Among those most impaired are individuals affected by Locked-In Syndrome (”LIS”), characterized by aphonia (loss of voice) and quadriplegia, but preserved cognition.

Such is the fate of those diagnosed with ALS, a no-cure progressive degeneration of motor neurons, responsible for 55% of LIS cases, or those affected by a sudden brainstem stroke, causing 25% of LIS cases (Pels et al., 2019).

In total, roughly 1 million individuals are destined to be locked inside their own bodies at any given time (Mehta et al., 2017).


21M severely impaired


Characterized by requiring electric wheelchairs with postural support and speaking aids (referred to as Augmentative & Alternative Communication ”AAC”), roughly 21 million individuals seek to restore their independence, expression, and participation (WHO and UNICEF, 2022).


While the characteristics overlap, the etiologies are diverse. In addition to the aforementioned, another large population to share these characteristics are the survivors of high cervical (C1-C4) SCI (Shepard Center, n.a.)


The prevalence of SCI significantly varies between countries. In the US, however, roughly 1 in 1000 people live with SCI (Singh et al., 2014). Nearly 1/3 of them, according to a large-population study by Amidei et al. (2022), with high cervical lesions.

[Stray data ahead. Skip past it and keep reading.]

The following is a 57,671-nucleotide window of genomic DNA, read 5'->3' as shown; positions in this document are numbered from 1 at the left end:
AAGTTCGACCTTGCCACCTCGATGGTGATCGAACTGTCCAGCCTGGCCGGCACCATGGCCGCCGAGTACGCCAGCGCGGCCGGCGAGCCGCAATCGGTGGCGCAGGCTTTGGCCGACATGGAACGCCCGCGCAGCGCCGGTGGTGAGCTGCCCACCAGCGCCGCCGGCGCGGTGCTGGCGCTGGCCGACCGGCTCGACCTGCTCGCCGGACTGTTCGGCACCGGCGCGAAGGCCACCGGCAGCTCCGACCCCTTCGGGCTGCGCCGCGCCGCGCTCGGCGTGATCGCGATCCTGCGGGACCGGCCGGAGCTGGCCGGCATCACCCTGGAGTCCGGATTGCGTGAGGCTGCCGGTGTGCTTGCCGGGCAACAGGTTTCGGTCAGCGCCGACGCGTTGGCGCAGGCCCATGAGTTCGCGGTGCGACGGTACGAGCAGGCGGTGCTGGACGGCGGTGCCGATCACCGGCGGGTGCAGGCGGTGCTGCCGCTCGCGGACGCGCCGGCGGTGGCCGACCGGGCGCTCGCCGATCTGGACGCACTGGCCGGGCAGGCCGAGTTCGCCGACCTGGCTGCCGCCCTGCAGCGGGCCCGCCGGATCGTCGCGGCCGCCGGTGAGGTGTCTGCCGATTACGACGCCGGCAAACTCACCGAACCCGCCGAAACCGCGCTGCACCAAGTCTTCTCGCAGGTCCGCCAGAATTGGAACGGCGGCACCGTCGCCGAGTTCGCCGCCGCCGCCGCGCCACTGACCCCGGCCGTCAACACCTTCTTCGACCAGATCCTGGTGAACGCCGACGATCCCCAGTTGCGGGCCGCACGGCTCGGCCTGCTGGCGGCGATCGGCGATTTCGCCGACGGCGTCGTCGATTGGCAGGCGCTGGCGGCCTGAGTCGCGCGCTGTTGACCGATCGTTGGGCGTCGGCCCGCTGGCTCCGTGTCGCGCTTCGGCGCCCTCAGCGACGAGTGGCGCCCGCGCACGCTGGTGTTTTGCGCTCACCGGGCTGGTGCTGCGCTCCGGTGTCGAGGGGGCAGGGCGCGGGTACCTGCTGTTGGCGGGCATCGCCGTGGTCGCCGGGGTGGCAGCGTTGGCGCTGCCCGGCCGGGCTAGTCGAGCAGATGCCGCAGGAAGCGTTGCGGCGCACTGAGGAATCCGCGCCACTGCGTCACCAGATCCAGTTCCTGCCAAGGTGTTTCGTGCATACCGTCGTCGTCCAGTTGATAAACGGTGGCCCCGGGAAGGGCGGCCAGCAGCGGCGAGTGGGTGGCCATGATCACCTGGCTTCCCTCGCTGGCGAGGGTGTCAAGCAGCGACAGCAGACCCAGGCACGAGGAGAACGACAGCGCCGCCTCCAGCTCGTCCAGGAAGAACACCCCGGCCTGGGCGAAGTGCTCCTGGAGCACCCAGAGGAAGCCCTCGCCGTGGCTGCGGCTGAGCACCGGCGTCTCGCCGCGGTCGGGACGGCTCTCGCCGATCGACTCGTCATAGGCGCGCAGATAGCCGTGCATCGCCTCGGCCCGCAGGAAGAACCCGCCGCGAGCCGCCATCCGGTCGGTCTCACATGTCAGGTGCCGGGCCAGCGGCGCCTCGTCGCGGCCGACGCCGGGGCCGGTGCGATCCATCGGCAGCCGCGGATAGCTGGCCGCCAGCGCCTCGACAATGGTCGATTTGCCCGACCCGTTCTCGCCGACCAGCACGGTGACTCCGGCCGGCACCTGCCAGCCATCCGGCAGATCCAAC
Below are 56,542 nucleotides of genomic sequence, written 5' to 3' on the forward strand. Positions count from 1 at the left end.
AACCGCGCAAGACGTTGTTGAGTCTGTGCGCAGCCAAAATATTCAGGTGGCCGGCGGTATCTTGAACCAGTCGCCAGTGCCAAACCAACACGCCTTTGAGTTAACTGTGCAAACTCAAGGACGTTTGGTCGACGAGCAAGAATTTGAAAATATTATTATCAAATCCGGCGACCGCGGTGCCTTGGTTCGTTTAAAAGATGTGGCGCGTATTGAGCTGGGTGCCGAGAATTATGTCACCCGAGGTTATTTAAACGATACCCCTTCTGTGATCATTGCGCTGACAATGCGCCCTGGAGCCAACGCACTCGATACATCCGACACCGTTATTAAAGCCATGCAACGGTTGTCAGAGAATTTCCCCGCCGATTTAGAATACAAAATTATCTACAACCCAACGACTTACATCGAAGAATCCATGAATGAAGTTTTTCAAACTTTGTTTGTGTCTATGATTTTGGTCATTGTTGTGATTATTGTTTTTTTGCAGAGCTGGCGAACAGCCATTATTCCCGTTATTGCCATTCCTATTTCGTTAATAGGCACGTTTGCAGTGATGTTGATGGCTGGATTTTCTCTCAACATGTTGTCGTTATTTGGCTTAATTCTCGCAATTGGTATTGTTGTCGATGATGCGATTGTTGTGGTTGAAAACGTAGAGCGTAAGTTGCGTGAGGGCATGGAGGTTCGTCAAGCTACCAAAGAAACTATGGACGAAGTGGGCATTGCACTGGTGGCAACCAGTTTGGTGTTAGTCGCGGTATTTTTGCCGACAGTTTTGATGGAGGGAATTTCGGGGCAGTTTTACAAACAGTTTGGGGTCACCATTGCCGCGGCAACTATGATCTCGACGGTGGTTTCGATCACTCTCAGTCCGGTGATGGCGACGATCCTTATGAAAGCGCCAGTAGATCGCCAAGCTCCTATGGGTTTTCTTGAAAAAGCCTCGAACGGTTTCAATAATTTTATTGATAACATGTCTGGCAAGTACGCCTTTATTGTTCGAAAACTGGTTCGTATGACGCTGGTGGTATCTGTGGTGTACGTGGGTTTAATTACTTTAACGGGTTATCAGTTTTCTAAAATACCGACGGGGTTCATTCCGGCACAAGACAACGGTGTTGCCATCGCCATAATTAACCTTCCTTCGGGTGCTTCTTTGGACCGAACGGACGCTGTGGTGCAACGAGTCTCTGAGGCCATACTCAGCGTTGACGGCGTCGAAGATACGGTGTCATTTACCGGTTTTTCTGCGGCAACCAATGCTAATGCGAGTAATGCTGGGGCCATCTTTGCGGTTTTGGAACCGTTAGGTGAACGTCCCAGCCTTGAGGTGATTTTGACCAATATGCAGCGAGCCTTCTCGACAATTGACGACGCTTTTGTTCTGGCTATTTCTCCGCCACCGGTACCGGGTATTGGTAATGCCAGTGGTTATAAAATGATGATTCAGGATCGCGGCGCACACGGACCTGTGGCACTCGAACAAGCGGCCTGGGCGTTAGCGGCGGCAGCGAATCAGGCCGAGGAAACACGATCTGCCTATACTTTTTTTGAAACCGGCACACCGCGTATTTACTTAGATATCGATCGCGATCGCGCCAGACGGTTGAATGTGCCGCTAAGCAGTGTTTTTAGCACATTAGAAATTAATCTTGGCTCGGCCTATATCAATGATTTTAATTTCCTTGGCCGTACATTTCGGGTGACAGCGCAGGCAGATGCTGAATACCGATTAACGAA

Revisiting stroke: Roughly 101 million people (or 1 in 80 people) live with stroke (WSO, 2022). Approximately 5% of them suffer from severe dysarthria (speech paralysis) without aphasia (language incomprehension) (Mitchell et al., 2021), suggesting healthy cognition without vocalized expression.


While therapies vastly differ between conditions and severities, most individuals experience only slight improvements in mobility and expression — if any at all — and rely on attendant care to perform most activities of daily living.


Costs and Reimbursements

Lead by the cost of attendant care (~$150k), the annual cost of care for severe paralysis is approximately $350k, including ~$54k incurred in lost wages (DeVivo et al., 2011, Obermann and Lyon, 2014, Oh et al., 2015):



Figure 2; uCat, 2023: Visualization of the costs of severe paralysis per individual per year (pro-rata) Combining the findings of DeVivo et al. (2011), Obermann and Lyon (2014), Oh et al. (2015), charges were primarily gathered from SCI data (n=1000+) as ALS data included a smaller sample size. Ventilation was the only cost derived from ALS dataset. The analysis focused on the U.S. market, converting the purchasing power of the dollar to 2023, rounding to the nearest 1000th below $50k and 10,000th above 50k.

In the US, much of this cost is covered by the health insurance provided by the Centers for Medicare & Medicaid Services (”CMS”).


To consistently evaluate each claim, CMS classifies them against a standard set of codes. Each code is associated with a specific payment amount, which can be used by CMS to calculate reimbursements to Motor BCI providers.